Interview information for crew

Please read before you come for interview.

Dress Code

Dress accordingly. Hair tied back, no nail polish, no flip flops, no bikinis, no piercings, no iPod, no hoodies, no skateboards etc. Boys should be clean shaven, hair short. This is a multi-million dollar industry that you are seeking a position in. Turn off your phone for all interviews.

Daywork

If you have no yachting experience, you will need to find daywork and add this to your CV. In some instances you will be able to ask the boat for their contact information as a reference if you have done three days plus. They will not write a reference for daywork, it should NOT be expected.

Have your daywork clothes in your bag when you are walking the docks – but dress SMARTLY, you will find you have a more positive response. Girls, DO NOT WEAR polo tops/t shirts and shorts – you would not interview or work in a 5* hotel in a polo and shorts, so don’t do it here, we are beyond 5*. It makes you look ‘new’ and you don’t want that. No girls with yachting experience would dockwalk in polo/shorts. Casual clothes are fine for dayworking, but too low key for dock-walking or interviewing. If you look as if you are ready for an interview, you are more likely to get one.

If you get daywork, turn off your phone and put it away in your bag. You are there to work. References that you earn from your daywork can make or break you finding permanent position, take it seriously. Do not be late, work hard, show you are dynamic and self-motivated. As an industry, we will notice everything about you.

Do NOT think it is OK to take photographs/videos of the yacht you are dayworking on. IT IS NOT. It has been a sackable offence for crew to do so, not a good first impression for someone who wants to be considered as a serious candidate.

CVs

We have a certain layout/content for your yachting CV. If you have been asked to make changes to your CV, please make those changes. Once the CV is in the best version of itself, and all other additional data received, we can move forward to a meeting. The CV should be in WORD and in ENGLISH. If we have to send you the information 3 times, and you still haven’t made the necessary changes, we will no longer continue your registration.

Read more information on how to layout a CV.

Points to remember

  • English is the first language of the yachting industry and unless spoken fluently, you are unlikely to find work. Additional fluent languages are always a plus.
  • The average entry age to yachting is early 20s to late 20s. There are exceptions for various positions, but be aware that for junior positions, a vessel will usually ask for someone junior in age.
  • If you have no relevant experience for the position you are seeking, you will find it very difficult to find work. Yachting is an aggressively competitive industry and we have high expectations.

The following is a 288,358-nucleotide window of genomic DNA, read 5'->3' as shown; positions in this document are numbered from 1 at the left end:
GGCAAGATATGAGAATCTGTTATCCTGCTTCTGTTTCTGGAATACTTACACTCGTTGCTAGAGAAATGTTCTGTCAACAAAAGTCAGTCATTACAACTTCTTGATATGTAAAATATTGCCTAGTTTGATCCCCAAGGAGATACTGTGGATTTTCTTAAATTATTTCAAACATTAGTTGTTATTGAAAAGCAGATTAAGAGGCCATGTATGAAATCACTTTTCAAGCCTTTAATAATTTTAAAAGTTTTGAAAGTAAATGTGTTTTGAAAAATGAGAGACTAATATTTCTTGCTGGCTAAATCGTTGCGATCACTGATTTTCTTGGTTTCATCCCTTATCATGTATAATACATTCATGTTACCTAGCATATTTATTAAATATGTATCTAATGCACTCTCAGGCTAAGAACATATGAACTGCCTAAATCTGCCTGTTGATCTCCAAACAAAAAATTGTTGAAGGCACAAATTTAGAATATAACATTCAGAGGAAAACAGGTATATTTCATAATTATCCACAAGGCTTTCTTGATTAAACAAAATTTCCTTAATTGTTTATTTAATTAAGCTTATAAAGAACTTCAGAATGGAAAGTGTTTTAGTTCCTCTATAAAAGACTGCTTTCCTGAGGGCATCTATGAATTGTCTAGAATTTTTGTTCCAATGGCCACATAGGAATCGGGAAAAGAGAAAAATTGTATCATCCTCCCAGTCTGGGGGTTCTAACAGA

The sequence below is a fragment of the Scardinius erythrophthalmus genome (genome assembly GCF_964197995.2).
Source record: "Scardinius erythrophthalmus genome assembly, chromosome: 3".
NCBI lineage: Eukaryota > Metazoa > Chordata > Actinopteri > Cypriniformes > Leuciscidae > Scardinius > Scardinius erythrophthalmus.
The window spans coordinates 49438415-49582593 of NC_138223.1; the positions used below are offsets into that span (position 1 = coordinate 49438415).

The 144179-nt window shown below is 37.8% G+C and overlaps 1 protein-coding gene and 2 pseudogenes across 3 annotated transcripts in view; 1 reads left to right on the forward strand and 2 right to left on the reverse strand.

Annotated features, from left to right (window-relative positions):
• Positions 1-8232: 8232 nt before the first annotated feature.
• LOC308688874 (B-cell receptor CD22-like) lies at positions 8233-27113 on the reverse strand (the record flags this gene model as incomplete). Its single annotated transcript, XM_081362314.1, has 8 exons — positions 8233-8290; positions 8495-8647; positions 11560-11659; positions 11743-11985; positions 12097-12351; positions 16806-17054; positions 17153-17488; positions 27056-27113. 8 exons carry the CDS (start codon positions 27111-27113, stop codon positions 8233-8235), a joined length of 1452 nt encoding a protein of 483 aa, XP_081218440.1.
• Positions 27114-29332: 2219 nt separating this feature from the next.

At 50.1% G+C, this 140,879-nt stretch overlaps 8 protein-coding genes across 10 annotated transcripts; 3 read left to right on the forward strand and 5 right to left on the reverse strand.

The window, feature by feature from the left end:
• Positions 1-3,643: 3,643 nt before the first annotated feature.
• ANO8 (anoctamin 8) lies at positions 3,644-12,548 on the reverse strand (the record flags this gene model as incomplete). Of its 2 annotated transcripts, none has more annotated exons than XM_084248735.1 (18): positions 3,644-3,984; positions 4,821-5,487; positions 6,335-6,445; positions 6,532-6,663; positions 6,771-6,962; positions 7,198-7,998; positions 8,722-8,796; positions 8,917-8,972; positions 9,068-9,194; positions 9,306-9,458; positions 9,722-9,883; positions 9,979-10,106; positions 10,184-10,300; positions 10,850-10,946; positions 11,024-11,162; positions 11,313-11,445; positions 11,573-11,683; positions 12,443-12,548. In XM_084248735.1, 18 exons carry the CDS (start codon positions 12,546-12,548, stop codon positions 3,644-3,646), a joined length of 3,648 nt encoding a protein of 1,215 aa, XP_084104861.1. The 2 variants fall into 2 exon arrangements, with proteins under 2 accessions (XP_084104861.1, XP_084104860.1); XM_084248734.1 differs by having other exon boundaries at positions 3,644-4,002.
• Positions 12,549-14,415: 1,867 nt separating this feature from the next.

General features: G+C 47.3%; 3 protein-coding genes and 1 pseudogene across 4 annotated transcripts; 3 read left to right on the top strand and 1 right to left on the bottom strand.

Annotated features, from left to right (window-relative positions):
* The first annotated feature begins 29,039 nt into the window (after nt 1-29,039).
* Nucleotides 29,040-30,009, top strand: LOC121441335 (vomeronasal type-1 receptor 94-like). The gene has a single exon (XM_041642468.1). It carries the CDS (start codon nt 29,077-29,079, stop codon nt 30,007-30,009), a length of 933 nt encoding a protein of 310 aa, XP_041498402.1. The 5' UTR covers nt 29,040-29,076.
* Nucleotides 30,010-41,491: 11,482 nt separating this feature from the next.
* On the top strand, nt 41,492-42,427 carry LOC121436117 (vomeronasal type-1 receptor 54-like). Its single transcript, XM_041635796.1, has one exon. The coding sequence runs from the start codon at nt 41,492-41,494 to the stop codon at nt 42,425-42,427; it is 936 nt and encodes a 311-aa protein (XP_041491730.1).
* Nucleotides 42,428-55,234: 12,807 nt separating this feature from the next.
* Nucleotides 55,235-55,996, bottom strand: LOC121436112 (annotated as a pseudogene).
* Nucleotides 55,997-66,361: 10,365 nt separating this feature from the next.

• IF you have need of a visa to come to Europe while searching for a position Recrewt will not be able to assist you. Make sure you know what to do in case your visa expires and you need to renew it. Once you are employed onboard, your employer will assist you with any visa requirements you have.
  • IF you are arriving before May, we are in WINTER. The month of May can still be cold and wet. Bring with you waterproof jacket, warm sweaters and umbrellas!!!!! You will freeze.
  • Bring with you suitable clothing for an interview. We are a formal industry, and board shorts and vests will not impress here – you are not on holiday, you are here to seek work in the yachting industry.
  • Always behave with decorum. You will be seen falling out of bars drunk, and you will be overheard swearing and cursing in the street. Do not do it. It will not get you a job here. Networking is dockwalking and dayworking, not socializing in bars until early hours of the morning. By all means do that, but do not register with me.
  • The summer/Mediterranean season is the better season to ‘break into’ the yachting industry, as there are more positions available to junior crew. End of summer there will be a smaller turnaround of crew, therefore fewer jobs. The crew who have just completed a Med season are likely to be considered for those jobs first, as they have some experience under the belt and a reference to show for it.
  • You also need to be in the Mediterranean at some point early in the season, as no one will be able to wait for a crew member to travel for interview, and certainly won’t consider telephone interviews with a ‘new face’ to yachting. Nor will they ‘fly you in’. They like to meet face to face, and hopefully, take you with them to the boat. The season starts approximately in March, and the sooner you can be available and local, the better for you.